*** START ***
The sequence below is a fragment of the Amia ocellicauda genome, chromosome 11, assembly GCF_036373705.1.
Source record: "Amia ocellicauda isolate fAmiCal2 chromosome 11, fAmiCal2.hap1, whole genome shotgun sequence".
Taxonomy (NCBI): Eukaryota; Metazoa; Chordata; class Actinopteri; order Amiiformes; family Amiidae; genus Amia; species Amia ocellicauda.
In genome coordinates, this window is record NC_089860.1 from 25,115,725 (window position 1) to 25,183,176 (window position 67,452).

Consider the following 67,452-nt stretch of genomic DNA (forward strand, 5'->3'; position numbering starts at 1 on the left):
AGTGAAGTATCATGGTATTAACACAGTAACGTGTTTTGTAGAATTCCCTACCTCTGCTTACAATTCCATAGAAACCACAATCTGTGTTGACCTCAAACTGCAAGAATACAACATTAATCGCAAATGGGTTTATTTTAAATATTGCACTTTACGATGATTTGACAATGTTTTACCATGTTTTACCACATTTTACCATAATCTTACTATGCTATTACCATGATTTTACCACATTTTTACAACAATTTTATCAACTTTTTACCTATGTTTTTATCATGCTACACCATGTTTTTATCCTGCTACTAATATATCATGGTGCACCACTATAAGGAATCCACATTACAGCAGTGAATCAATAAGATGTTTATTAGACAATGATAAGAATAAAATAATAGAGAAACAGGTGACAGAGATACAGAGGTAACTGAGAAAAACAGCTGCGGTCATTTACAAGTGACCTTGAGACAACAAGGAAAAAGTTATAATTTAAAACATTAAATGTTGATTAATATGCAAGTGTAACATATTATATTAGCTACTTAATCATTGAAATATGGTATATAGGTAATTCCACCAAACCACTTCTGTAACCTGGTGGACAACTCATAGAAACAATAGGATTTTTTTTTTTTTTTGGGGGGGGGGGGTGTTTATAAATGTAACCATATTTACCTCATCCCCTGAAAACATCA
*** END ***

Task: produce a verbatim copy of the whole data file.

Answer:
The sequence below is a fragment of the Amia ocellicauda genome, chromosome 11, assembly GCF_036373705.1.
Source record: "Amia ocellicauda isolate fAmiCal2 chromosome 11, fAmiCal2.hap1, whole genome shotgun sequence".
Taxonomy (NCBI): Eukaryota; Metazoa; Chordata; class Actinopteri; order Amiiformes; family Amiidae; genus Amia; species Amia ocellicauda.
In genome coordinates, this window is record NC_089860.1 from 25,115,725 (window position 1) to 25,183,176 (window position 67,452).

Consider the following 67,452-nt stretch of genomic DNA (forward strand, 5'->3'; position numbering starts at 1 on the left):
AGTGAAGTATCATGGTATTAACACAGTAACGTGTTTTGTAGAATTCCCTACCTCTGCTTACAATTCCATAGAAACCACAATCTGTGTTGACCTCAAACTGCAAGAATACAACATTAATCGCAAATGGGTTTATTTTAAATATTGCACTTTACGATGATTTGACAATGTTTTACCATGTTTTACCACATTTTACCATAATCTTACTATGCTATTACCATGATTTTACCACATTTTTACAACAATTTTATCAACTTTTTACCTATGTTTTTATCATGCTACACCATGTTTTTATCCTGCTACTAATATATCATGGTGCACCACTATAAGGAATCCACATTACAGCAGTGAATCAATAAGATGTTTATTAGACAATGATAAGAATAAAATAATAGAGAAACAGGTGACAGAGATACAGAGGTAACTGAGAAAAACAGCTGCGGTCATTTACAAGTGACCTTGAGACAACAAGGAAAAAGTTATAATTTAAAACATTAAATGTTGATTAATATGCAAGTGTAACATATTATATTAGCTACTTAATCATTGAAATATGGTATATAGGTAATTCCACCAAACCACTTCTGTAACCTGGTGGACAACTCATAGAAACAATAGGATTTTTTTTTTTTTTTGGGGGGGGGGGGTGTTTATAAATGTAACCATATTTACCTCATCCCCTGAAAACATCA